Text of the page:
The following is an abridged version of an interview with Sarah Harmer. To hear the full interview, listen to Rocking the Environment podcast!
Nicola Ross: How was the Niagara Escarpment part of your childhood?
Sarah Harmer: I grew up on a 100-acre farm on Mount Nemo. My brother and sisters used to hike down the trail to go to work at the local farmer’s market. We spent lots of time out in the fields and ponds. It is close to Burlington, [Ontario]– just a 15-minute drive to the city.
NR: Is there a place on the escarpment where you think “I’m home”?
SH: I come along Number One Side Road, just east of Mount Nemo; I look up at the bluff and definitely feel that it’s as good as it gets.
NR: Why does the Niagara Escarpment inspire you?
SH: It is 450 million years old and supports many threatened and endangered species. It’s under threat right now. There are many loopholes in the policies regarding aggregate extraction. We have to put our best land aside for its natural capacity and put the industrial activities in more benign areas. The escarpment is so restorative for people – hikers and climbers – it’s really important to go into those quiet places – great oxygen, great biodiversity – and it’s important spiritually for people living in more densely populated areas.
NR: Is there a book that inspires you?
SH: Oh, there’s a million. Jason McLennan has written a book called Zugunrhe [The Inner Migration To Profound Environmental Change]. It’s a German word that describes the anxious behaviour of birds before they migrate. There is a feeling worldwide that people, communities are preparing for a migration. It’s an inspirational book about getting ready and being a positive force for necessary change.
NR: Do musicians have a special role to play in environmental protection?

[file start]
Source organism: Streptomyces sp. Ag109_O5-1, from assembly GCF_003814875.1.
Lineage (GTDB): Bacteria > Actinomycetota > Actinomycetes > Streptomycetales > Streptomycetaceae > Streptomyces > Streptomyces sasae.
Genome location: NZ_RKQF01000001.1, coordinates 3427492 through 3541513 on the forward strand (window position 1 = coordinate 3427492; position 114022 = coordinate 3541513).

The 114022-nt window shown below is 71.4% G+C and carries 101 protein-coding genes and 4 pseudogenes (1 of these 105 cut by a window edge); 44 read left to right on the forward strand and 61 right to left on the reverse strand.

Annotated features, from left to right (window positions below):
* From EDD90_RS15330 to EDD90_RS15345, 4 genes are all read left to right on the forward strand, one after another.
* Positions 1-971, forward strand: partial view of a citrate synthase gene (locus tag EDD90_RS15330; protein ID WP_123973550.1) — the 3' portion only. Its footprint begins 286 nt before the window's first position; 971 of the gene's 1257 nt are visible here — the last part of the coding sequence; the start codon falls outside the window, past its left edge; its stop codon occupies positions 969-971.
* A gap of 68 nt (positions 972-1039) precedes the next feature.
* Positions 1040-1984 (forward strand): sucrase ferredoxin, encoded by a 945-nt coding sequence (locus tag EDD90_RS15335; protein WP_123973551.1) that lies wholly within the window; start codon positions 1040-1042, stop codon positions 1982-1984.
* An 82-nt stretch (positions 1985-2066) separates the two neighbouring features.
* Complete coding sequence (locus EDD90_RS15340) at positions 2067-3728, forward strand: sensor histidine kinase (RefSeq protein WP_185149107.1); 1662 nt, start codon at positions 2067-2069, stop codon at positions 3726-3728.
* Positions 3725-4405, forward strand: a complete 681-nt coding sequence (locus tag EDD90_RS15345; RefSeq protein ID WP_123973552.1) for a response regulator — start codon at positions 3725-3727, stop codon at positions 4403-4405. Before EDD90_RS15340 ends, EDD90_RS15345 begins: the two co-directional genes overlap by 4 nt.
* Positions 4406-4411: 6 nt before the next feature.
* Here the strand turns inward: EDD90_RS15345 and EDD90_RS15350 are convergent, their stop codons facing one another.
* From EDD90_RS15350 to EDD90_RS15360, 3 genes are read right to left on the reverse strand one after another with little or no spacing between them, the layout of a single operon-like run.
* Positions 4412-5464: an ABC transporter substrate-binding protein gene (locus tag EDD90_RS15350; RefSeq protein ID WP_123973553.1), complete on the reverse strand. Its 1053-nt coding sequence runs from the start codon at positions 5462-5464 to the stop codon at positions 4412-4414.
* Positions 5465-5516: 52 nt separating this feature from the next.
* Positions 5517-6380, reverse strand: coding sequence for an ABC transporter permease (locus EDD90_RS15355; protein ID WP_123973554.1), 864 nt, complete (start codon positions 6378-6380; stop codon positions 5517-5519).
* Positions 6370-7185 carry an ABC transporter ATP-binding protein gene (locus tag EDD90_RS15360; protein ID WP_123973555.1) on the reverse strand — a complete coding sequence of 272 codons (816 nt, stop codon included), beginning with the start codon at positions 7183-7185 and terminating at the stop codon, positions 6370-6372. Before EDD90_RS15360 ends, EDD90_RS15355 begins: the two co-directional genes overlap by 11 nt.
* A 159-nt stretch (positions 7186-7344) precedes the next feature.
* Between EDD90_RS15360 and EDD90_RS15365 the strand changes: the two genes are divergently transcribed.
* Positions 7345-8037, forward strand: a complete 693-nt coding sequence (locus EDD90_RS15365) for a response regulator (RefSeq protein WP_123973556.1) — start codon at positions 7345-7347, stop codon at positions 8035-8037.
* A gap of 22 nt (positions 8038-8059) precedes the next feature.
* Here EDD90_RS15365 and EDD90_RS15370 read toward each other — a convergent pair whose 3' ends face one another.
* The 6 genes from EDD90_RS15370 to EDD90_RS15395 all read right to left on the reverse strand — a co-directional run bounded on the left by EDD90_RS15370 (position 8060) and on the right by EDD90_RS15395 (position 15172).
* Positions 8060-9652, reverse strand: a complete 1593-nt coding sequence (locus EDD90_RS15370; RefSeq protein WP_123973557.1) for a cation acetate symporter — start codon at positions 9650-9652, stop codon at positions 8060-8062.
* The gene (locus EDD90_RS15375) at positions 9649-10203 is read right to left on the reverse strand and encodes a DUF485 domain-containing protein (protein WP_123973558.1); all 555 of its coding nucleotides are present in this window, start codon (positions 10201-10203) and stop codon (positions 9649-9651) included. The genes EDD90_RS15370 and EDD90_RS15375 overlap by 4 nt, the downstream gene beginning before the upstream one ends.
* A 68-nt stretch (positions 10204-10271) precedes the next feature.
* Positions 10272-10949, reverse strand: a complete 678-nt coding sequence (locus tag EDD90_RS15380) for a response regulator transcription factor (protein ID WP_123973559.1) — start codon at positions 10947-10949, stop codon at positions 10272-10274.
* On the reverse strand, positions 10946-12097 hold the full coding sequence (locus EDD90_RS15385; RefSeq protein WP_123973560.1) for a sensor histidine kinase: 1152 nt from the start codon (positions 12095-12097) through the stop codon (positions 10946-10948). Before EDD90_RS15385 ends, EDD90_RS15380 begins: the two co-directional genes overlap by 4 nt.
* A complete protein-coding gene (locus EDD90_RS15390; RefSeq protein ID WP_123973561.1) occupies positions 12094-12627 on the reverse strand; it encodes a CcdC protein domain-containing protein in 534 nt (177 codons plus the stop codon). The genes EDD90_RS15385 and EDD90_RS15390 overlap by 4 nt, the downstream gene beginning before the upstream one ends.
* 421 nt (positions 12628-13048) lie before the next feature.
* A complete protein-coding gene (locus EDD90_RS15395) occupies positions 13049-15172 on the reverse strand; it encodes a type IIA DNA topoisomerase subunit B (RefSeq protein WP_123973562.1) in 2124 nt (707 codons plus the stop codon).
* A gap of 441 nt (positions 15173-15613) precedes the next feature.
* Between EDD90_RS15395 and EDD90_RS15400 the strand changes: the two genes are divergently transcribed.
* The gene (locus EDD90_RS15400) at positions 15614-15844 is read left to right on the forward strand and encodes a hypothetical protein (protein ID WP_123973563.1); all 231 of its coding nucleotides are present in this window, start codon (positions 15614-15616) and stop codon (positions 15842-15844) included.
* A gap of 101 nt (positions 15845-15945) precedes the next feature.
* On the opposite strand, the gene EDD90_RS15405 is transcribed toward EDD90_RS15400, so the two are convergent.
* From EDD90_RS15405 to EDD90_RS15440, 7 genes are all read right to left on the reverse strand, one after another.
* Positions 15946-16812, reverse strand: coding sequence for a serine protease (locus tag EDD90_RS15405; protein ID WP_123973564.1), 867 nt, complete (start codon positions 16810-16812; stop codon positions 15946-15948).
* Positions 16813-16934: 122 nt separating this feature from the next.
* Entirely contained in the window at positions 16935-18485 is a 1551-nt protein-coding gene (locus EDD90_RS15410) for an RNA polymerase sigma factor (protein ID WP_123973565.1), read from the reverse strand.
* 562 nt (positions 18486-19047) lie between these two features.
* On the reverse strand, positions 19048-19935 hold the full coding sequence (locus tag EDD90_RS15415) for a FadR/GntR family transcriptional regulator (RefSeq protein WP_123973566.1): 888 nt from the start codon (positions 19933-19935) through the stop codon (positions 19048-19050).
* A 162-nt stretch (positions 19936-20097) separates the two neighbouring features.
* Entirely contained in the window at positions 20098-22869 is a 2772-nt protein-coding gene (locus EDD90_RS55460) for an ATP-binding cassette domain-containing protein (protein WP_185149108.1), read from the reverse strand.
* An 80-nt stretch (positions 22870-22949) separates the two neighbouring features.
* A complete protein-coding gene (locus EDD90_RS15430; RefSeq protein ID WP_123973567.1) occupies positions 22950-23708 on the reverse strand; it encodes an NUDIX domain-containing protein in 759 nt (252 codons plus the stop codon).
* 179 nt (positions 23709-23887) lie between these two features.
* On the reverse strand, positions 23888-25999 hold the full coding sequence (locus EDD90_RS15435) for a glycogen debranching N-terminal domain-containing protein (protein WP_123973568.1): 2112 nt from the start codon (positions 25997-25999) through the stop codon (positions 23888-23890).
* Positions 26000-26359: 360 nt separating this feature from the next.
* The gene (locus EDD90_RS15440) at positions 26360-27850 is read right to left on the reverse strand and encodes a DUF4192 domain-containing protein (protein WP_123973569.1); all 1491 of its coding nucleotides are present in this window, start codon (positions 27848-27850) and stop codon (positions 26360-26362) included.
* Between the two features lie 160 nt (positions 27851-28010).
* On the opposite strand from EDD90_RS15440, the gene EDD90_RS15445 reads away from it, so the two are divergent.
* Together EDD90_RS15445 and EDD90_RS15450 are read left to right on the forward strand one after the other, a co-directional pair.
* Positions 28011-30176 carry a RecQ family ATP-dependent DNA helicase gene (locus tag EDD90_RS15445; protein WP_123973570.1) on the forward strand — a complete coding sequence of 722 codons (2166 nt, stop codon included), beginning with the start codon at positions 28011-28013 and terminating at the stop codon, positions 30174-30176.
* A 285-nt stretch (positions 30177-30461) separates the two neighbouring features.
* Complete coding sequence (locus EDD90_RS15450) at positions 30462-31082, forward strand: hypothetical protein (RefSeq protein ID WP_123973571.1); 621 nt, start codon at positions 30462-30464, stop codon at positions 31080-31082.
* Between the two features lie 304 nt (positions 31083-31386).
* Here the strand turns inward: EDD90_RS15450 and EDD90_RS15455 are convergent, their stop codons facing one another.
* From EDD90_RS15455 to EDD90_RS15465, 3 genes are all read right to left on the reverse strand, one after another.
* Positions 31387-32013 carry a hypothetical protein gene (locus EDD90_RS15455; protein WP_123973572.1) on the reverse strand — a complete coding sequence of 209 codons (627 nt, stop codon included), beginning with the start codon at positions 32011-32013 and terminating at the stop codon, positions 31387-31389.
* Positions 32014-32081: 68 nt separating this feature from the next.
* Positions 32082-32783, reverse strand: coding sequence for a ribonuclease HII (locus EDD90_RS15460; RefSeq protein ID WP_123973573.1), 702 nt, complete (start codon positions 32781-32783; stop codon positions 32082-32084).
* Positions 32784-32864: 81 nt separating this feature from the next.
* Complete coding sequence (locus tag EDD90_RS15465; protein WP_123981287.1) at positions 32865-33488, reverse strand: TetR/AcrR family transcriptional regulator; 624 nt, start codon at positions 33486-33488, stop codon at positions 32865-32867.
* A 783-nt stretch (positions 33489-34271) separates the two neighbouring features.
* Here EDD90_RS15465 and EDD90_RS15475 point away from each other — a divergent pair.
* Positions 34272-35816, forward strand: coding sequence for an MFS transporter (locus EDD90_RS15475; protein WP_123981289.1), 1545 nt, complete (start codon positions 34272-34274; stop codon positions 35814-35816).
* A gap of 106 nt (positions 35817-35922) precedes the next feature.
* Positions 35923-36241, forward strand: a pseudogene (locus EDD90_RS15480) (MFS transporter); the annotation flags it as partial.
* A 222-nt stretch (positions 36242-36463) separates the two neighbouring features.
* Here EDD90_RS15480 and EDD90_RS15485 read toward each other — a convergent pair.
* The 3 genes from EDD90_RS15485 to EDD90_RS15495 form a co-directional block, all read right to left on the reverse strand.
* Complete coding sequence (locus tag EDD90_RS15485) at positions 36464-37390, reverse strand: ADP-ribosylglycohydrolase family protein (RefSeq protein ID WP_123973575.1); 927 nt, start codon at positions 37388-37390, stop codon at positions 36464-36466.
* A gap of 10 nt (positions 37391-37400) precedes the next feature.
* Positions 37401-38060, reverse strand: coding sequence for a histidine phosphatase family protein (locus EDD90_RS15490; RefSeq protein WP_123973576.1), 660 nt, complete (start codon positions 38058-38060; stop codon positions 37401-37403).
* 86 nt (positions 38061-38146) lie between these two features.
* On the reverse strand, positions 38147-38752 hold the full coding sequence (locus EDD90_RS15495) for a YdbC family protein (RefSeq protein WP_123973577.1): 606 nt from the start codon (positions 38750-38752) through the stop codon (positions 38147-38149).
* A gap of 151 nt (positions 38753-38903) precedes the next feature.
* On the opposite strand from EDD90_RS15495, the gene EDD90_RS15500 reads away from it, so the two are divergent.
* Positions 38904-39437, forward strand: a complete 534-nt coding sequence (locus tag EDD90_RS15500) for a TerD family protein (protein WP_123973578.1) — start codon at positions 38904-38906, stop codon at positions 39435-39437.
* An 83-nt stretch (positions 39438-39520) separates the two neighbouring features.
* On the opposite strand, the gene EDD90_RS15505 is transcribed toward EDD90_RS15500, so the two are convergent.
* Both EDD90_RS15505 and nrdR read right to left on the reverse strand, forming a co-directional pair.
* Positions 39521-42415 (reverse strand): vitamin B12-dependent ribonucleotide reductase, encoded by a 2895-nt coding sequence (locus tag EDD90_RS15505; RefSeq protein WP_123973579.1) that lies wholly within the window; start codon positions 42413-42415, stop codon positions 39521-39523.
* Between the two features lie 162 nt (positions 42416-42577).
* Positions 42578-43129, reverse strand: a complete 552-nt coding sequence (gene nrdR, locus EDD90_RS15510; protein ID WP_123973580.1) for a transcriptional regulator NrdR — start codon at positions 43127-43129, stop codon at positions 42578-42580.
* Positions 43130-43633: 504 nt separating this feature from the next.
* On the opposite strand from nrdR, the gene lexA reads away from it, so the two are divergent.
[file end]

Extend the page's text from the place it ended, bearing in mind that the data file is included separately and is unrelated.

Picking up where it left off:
SH: For sure. Music can get into a lot of different hearts and souls and ears. It can be a powerful, almost a subliminal force. Right now we are in this really long hearing [in the Nelson Aggregate application to quarry Mount Nemo] and it costs tens of thousands of dollars just to have wetland biologists in the room. Musicians often get called upon to help create money out of thin air or to put on a concert and to attract people. There is that responsibility as well.
NR: What is more important – your landscape or your music?
SH: I’d give up my music first, I think. I don’t know if I could survive without my landscape: food, water, air. I could survive without my music, but I’d be sad.
NR: What is your greatest inspirational or protest song?
SH: “We Shall Overcome.”
NR: Have you written a song about Mount Nemo?
SH: “Escarpment Blues” takes place on Mount Nemo in my mind.
NR: What advice would you give to others who are battling quarries?
SH: One way that people can feel proactive, rather than just opposing something, is to actually propose something, like the certification of aggregate, as has been done with lumber and paper products through FSC [Forest Stewardship Council]. In this way, aggregate companies commit to providing thirdparty-certified “green gravel,” which meets agreed upon environmental criteria, so we fully protect endangered-species habitat, drinking water, headwaters and other natural areas.
NR: Will Mount Nemo be saved?
SH: I’m an optimist and also a realist. I think the technical side says it’s too risky and, except for the Ministry of Natural Resources, they have recognized the great risk that this proposal presents. But I don’t think the system is well-designed to protect Mount Nemo. We’re up against Lafarge (owns 50 per cent of Nelson Aggregates Co.) and they are a giant well of resources. It’s hard to hear them undervalue the ecosystem and say this quarry is good planning, but that’s what they’re trying to sell. It’s not an easy win, but I stay hopeful and with collective help, I know it’s possible. We shall overcome.
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